Losing my religion
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Date: 29 September, 2003

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'How could I reconcile the strong suspicion that God wasn't there with the feeling of peace that I used to have? The loneliness was brutal. Religion is not talked about in polite society and apostasy is not talked about by the religious politely.'



  Charlotte Haines lost her faith five years ago but is uneasy about calling herself an atheist.

It's interesting how we haven't seen much of Dot since she regained her faith. It would be easy to condemn the BBC for such behaviour, however, personally I want to thank them.

For those who do not watch Eastenders, Dot Branning has provided us with a sense of security throughout all the drama of Albert Square with her traditional and sometimes parodied faith.

I expect few viewers were prepared for Dot's discovery last Easter that after a violent robbery rendering her unconscious, Jesus her friend for years had gone AWOL.

Faith has also gone missing in modern literature with James Wood's debut novel The Book Against God portraying the fallout of apostasy within a pious family.

Eastenders bravely showed us numerous scenes of Dot's new-found sense of nothingness. We could share Dot's discomfort, as she had to call a halt to the vicar's prayers and explain that although she was an upstanding Christian a few days before, now she couldn't bear the mention of God in her presence.

Wood's antihero on the other hand does not so much struggle with the missing God as much as find himself forced to admit to his family that he hasn't shared their faith in years. The pithy platitudes that his vicar father desperately tries to ply him with exemplify the common attitude of the church in this situation.

So why is it that we have to turn to Eastenders and a fashionable novel to explore what really happens when we are abandoned or we show God the door?

Five years ago my faith dissolved and I found myself very alone, bemused and angry. As the journey to non-faith was very much an intellectual one, I had to deal with questioning the past.

Had my religious life been a sham? Had I been duped and how could I admit such a thing? How could I reconcile the strong suspicion that God wasn't there with the feeling of peace that I used to have?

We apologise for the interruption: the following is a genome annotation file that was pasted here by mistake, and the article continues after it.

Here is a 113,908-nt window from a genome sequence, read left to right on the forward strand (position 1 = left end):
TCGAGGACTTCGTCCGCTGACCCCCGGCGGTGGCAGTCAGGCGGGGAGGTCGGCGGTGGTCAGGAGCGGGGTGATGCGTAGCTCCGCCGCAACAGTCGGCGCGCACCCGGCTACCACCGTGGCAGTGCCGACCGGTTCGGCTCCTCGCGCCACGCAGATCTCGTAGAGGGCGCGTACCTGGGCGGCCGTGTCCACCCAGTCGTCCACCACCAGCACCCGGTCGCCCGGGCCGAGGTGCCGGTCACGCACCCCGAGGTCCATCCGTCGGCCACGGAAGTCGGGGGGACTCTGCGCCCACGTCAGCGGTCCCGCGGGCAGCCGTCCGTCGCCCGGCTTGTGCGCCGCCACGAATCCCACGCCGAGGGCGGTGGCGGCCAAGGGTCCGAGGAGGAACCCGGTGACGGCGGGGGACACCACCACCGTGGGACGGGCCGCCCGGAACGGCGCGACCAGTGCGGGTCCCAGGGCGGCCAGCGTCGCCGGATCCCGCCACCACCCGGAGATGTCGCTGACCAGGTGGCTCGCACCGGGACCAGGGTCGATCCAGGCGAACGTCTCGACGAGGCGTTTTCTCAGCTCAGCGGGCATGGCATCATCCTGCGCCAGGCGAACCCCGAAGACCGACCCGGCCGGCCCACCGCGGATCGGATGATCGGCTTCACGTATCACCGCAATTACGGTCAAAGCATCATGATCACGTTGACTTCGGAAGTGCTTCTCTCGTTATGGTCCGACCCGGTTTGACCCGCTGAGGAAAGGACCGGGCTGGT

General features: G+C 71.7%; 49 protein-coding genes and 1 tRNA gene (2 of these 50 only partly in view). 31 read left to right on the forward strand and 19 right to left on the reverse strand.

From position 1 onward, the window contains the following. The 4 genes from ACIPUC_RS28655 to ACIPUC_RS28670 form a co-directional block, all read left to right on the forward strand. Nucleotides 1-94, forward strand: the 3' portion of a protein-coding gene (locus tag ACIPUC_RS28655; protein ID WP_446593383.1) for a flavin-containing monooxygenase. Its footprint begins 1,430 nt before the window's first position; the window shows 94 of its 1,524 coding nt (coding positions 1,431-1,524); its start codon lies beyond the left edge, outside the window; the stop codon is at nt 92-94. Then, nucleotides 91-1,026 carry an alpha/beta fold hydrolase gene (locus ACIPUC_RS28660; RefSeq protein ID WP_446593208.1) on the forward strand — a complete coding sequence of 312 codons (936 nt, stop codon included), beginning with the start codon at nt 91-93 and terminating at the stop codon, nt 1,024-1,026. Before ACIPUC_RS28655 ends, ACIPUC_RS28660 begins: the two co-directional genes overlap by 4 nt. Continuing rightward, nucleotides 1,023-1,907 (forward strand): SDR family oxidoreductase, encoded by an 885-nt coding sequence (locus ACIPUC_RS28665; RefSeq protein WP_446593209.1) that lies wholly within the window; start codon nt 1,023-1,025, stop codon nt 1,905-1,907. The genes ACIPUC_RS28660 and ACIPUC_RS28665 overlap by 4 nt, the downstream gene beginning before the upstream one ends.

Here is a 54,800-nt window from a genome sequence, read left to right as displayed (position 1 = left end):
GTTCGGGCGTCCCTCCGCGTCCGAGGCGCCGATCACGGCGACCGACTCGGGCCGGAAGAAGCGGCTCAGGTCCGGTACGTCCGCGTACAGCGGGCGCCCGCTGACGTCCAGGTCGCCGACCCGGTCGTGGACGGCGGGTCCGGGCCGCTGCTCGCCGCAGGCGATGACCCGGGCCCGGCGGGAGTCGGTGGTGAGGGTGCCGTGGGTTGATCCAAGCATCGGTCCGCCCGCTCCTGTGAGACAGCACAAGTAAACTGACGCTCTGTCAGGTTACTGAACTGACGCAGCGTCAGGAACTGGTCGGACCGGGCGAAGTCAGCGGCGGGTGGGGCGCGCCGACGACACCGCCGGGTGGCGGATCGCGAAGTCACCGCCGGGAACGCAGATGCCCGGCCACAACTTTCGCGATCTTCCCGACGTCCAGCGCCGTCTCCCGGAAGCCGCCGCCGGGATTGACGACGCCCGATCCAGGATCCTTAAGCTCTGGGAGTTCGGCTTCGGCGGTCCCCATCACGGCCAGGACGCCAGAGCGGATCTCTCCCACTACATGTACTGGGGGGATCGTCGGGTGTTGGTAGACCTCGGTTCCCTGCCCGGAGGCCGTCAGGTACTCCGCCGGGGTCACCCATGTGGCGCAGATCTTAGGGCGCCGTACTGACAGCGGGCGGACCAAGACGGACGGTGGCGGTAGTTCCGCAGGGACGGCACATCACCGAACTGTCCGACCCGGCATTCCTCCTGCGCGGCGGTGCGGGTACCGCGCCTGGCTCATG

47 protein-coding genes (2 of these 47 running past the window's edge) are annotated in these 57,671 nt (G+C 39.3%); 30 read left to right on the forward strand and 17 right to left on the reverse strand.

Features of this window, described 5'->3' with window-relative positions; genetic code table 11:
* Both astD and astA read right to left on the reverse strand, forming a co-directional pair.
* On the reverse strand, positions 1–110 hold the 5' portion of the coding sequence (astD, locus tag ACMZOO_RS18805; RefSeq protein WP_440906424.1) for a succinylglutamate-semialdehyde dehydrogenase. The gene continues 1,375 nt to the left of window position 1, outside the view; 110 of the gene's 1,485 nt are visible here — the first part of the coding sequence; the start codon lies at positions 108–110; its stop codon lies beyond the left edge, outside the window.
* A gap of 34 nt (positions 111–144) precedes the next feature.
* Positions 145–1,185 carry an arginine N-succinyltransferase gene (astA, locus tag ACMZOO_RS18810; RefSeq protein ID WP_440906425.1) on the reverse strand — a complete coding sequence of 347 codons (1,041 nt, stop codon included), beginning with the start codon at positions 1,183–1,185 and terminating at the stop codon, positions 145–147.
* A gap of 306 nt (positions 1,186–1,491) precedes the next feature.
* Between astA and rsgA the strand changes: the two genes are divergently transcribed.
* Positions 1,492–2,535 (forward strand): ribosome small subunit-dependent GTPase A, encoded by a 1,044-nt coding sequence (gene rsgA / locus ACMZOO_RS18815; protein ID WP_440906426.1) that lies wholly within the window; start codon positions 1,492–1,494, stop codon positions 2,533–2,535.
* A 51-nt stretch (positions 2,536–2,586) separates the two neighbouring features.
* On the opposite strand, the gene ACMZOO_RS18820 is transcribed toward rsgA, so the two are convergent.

More to the point how was I to explain to church friends that I didn't actually want that feeling back though I was not sure why. The loneliness was brutal. Religion is not talked about in polite society, and apostasy is not talked about by the religious politely.

There is a Secular Society for full time atheists and bountiful churches to cater for your particular flavour of God but where is the support group to take you in when you can't believe in God but want to mourn his passing?

As Wood vividly shows, Christians are so profoundly challenged by a friend's apostasy, that at best trite mantras are endlessly repeated and at worst they make pre-emptive strikes in order to protect themselves from challenge. Another favourite is to insist that God is simply testing you, or worse He is angry with you, and everything will be all right as long as you are open to Him.

Dot may have re-found her Lord, but frankly I don't think there is one to find. However, and this is the really difficult bit, I find myself still unable to sign up to atheism.

I am an ex-believer in search of what exactly I don't know for I can't completely dismiss the metaphysical, yet cannot believe in the God and spirituality of Christendom or any other religion for that matter. Finding words to explore a secular spirituality is difficult without being mistaken as religious.

All of which makes me wonder why it is so hard for us to talk about the spiritual outside of the context of religion without smugness, sniggering or sneering?

Maybe if both arch atheists and the church could come to terms with losing their monopoly on truth and were able to talk frankly about the realities of belief, we might understand a little more about each other and life.

Order your copy of The Book Against God


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